WASHINGTON Such topics were viewed as too politically sensitive for substantial shifts during the presidential campaign. The issues had what some U.S. officials called AE status, meaning any policy changes would be put off until after the election.
But with Obama winning a second term, top administration officials say they are considering whether to accelerate the withdrawal of U.S. troops from Afghanistan and offer Iran a compromise deal to curb its enrichment of uranium.
They also are considering how to work out new cooperation with China, an undertaking that Obama campaign operatives had feared might alienate swing-state voters anxious about Chinese trade policies and competition.
The administration already is taking a new direction on the Syrian conflict. Administration officials said they have begun trying to help reshape the rebel movement so it can better defend itself against military forces loyal to President Bashar Assad.
Since the conflict began early last year, the Obama administration has resisted pressure to deepen collaboration with the opposition, and has refused to supply heavy weapons to its fighters. Advocates of that approach, including some top U.S. officials, argue that unless Washington and its allies strengthen and better organize the insurgents, the administration could see Syria taken over by dangerous militants, or a victory by Assad that would strengthen his Iranian allies.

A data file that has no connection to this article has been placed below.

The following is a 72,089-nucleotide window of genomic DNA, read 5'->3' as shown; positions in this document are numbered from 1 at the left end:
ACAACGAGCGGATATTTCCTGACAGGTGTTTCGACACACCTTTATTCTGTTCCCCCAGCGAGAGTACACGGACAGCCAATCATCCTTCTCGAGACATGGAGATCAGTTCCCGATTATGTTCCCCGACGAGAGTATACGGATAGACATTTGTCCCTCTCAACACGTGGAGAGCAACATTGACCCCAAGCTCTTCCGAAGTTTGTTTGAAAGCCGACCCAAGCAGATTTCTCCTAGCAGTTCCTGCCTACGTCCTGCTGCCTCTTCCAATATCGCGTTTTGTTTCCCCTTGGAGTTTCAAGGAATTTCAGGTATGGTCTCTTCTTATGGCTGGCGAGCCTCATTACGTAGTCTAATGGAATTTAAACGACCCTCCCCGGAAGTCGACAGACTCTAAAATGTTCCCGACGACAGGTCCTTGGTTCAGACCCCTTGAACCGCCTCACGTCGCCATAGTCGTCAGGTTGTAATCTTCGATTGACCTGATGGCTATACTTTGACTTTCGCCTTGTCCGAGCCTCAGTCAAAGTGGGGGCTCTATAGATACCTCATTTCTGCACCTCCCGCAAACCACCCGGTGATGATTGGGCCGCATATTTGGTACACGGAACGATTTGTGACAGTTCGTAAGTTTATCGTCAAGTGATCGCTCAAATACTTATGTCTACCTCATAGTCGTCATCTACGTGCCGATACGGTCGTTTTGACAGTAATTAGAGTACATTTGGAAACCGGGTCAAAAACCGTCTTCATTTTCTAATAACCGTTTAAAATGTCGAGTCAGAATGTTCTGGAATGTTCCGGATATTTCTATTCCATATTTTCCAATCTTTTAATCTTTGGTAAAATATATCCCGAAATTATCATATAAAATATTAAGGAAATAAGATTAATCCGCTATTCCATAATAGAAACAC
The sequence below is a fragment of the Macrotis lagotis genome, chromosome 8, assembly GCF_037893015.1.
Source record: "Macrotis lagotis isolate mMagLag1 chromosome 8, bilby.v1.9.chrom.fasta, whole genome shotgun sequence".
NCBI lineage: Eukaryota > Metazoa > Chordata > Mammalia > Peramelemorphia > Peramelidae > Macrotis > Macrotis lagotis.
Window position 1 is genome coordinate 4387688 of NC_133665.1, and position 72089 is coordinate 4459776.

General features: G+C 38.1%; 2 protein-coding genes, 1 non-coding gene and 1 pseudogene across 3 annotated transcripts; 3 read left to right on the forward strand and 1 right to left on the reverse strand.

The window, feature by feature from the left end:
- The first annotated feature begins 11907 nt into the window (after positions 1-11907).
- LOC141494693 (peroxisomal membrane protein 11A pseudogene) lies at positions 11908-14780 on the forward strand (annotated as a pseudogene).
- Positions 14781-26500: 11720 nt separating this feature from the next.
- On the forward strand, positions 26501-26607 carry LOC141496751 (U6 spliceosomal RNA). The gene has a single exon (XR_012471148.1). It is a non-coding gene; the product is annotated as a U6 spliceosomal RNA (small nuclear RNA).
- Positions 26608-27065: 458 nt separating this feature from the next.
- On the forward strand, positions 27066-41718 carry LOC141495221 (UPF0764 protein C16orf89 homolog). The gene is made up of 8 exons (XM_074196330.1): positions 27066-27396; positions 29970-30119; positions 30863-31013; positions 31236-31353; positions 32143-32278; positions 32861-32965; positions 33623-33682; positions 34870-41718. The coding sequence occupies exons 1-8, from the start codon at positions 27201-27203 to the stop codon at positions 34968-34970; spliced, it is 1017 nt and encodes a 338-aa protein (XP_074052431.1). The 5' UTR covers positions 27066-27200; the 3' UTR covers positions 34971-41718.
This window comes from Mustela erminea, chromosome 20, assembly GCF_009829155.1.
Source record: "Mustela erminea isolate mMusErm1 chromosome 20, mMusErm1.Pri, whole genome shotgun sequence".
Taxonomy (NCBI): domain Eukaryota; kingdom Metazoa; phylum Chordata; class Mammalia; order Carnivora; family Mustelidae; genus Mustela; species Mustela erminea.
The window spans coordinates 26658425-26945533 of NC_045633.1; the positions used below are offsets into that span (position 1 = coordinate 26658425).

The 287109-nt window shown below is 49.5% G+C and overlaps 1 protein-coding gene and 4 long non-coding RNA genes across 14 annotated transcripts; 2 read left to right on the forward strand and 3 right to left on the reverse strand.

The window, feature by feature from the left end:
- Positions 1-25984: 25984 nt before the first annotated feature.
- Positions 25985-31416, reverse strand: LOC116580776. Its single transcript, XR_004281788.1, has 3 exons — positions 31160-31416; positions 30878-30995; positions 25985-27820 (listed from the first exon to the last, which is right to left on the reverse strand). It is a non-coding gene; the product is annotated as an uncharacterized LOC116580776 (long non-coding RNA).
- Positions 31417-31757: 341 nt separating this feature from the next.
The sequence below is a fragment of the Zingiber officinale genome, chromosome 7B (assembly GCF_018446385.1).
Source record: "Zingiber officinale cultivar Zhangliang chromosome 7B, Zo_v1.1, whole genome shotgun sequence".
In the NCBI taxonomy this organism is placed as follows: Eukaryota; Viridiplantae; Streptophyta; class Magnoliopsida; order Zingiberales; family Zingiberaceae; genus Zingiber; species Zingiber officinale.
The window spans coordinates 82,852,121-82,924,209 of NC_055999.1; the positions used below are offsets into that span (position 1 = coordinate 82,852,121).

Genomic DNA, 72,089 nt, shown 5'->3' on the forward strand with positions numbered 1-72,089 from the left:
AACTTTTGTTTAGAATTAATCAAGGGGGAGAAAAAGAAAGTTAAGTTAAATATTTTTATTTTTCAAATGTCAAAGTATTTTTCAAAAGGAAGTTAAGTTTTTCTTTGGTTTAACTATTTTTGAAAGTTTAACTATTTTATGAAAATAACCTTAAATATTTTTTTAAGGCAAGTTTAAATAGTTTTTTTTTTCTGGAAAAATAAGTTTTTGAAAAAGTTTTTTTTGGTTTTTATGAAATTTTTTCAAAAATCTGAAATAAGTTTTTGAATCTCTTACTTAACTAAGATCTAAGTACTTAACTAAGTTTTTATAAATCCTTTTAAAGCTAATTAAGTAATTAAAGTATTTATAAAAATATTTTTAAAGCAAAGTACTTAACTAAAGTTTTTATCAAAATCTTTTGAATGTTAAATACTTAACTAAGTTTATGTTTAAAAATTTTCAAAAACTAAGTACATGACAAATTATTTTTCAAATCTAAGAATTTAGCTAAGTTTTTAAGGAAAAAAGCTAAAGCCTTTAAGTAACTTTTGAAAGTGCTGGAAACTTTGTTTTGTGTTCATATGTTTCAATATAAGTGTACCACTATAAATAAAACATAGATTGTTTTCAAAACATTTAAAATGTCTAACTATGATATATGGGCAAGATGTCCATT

International talks about Irans disputed nuclear program were suspended last summer by mutual consent. The White House didnt want to appear too conciliatory, and Iranian officials thought they couldnt negotiate an acceptable deal while Obama was running for re-election.
Now both sides are signaling a willingness to talk one-on-one, or as part of a six-nation negotiating group. Negotiations could resume as soon as this month.
In Afghanistan, the administration is embroiled in deliberations on whether to front-load the departure of the 68,000 remaining U.S. combat troops. Though the last U.S. troops wont leave until the end of 2014, some administration officials want to start the withdrawal early next year. Some senior military officials are seeking a delay, arguing that they need the full complement for next years fighting season.
Obama acknowledged early this year that he was in effect suspending some diplomatic efforts because of the political campaign. In March, he told former Russian President Dmitry Medvedev in front of an open microphone that he would have more flexibility after the election to negotiate on U.S. plans to base a missile defense system in Eastern Europe.
U.S. officials and outside experts dont offer much hope for an agreement. The proposed system is aimed at protecting Europe from Iranian missiles. But Russia views it as a threat to its entire nuclear deterrent capability and has shown little willingness to compromise.
Obama has an incentive to make a deal because he also wants to persuade Moscow to negotiate further reductions in American and Russian nuclear weapons.